Students often venture miles away from their families when they go to college, but for the Schwends, receiving a great education means moving only a few blocks away from home.
“For me, nothing beat staying close to home with my family,” said Scott, an accounting and finance major.
Attending Truman is something of a tradition for the Schwends. In total, 10 members of the family have attended the University, including both parents, seven siblings and an uncle.
“Having one of the best universities in the country located right in your backyard made the choice to leave our hometown more difficult,” said Mike (’83, ’90), the patriarch of the Schwends.
The three most-recent students, Sarah, Scott and Emily, said that while older siblings did not directly “recruit” the younger ones, it was always a known option.
“Hearing my siblings and parents talk about how much they love Truman definitely helped my decision,” said Emily, a business administration major. “I considered attending other colleges, but Truman provides an outstanding education, and it just so happens to be in my hometown.”
When Schwend children begin looking at schools, other members of the family keep their fingers crossed that the soon-to-be college freshman will stay close to home. Only two immediate family members chose to attend college elsewhere. According to Sarah, Scott and Emily, the “odd men out” are occasionally teased by the family that they couldn’t “handle” Truman, but it’s all in good fun.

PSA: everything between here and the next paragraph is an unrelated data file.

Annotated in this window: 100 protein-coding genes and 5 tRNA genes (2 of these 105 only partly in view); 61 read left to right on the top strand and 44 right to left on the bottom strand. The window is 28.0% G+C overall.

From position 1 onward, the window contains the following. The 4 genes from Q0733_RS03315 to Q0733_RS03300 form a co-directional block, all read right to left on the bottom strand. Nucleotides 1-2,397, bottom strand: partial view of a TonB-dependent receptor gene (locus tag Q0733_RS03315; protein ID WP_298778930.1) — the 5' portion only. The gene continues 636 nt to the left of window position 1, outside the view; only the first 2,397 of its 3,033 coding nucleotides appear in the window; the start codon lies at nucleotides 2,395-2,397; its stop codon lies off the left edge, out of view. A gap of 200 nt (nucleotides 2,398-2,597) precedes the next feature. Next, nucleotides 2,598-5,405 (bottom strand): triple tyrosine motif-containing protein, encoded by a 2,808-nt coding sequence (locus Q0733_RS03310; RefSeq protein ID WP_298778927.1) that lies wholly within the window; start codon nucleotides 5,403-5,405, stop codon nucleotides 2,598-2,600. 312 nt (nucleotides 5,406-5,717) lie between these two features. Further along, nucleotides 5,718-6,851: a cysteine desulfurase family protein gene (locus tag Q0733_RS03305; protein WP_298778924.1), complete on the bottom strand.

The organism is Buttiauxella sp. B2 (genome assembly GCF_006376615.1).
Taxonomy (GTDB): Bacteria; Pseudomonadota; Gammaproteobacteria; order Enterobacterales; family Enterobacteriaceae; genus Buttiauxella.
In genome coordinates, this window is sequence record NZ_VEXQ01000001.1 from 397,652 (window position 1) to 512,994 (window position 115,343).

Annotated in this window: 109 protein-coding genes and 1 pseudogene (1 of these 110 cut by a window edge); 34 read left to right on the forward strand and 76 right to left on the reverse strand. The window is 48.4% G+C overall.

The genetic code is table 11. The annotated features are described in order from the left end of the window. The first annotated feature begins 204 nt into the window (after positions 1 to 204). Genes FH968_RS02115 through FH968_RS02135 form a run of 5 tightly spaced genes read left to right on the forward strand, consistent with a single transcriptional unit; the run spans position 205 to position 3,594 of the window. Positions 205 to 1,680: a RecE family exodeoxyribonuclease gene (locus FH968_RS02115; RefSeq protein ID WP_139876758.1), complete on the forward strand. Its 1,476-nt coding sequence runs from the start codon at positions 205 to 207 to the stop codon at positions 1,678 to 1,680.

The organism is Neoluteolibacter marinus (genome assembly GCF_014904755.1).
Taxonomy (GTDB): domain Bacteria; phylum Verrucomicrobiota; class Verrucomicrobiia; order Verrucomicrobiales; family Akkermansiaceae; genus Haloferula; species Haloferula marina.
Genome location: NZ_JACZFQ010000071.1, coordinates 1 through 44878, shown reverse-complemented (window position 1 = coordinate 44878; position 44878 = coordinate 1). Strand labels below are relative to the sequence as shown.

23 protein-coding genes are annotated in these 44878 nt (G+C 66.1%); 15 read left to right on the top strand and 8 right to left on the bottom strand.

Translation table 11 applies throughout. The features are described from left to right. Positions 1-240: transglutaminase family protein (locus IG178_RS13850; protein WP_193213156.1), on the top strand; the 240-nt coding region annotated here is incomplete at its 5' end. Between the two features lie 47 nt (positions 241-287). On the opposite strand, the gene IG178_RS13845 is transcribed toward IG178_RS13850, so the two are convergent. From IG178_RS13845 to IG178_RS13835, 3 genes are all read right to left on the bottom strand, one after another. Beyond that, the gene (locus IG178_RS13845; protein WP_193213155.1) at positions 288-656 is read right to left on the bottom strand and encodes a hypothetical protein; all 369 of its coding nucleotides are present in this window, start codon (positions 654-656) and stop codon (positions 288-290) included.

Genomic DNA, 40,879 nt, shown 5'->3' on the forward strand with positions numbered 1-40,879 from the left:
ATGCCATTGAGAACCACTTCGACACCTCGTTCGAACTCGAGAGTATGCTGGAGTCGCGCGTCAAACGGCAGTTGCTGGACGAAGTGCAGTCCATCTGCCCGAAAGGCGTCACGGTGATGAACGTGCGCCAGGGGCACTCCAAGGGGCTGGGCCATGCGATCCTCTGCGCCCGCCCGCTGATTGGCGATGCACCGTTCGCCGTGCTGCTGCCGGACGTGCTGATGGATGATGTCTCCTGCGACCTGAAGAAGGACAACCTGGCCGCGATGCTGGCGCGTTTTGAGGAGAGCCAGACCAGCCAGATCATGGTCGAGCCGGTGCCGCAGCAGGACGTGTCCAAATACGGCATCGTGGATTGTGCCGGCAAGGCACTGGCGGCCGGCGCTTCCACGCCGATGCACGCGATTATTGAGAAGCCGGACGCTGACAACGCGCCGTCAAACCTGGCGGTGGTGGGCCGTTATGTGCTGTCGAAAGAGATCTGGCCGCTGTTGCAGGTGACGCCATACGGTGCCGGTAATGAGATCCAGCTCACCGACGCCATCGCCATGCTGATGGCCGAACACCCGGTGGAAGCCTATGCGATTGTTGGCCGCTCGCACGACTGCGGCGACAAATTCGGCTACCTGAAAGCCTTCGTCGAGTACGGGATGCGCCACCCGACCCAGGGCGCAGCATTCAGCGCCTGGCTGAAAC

“It doesn’t help them when there are so many of us that can defend Truman,” Scott said.
For the Schwends, staying close to home is a bonus for attending an already prestigious school. After watching older siblings grow up, develop careers and take pride in their alma mater, Sarah, Scott and Emily knew Truman not only represented home and a close-knit family – it also meant a useful degree and a good education.
“Truman can be tough, but it is one of the most rewarding experiences of my life,” Scott said. “As a student, I have been
able to learn in an environment that I believe prepares you for the real world.”
Though the siblings are often recognized on campus for being a “Schwend kid,” they still feel some anonymity and get the full college experience even living close to home. Sarah was the first member of the family to attend Truman’s School of Business and join business fraternity Delta Sigma Pi. She thinks the opportunities to introduce herself and establish relationships with students and professors have been ultimately fulfilling.
“I am so proud to say I have a degree from Truman,” Sarah said.
After earning her second degree in May, Sarah (’13, ’16) joined sisters Erin (’04), Jenny (’11) and Amy (’15) as Schwends who have completed their Truman careers. Should the youngest family members, Annie and Matthew, choose to attend, there would be four Schwends still to earn degrees.
As the matriarch, Mary Jo Schwend (’81, ’83) enjoys the family tradition. For her, the best part about her children being at Truman is that it is easier to have them over for dinner. Having seven of the 10 children continue to make Kirksville their home also has been incredibly rewarding.
“As a mom, it’s what you always want,” Mary Jo said.
— Hannah Litwiller (’16)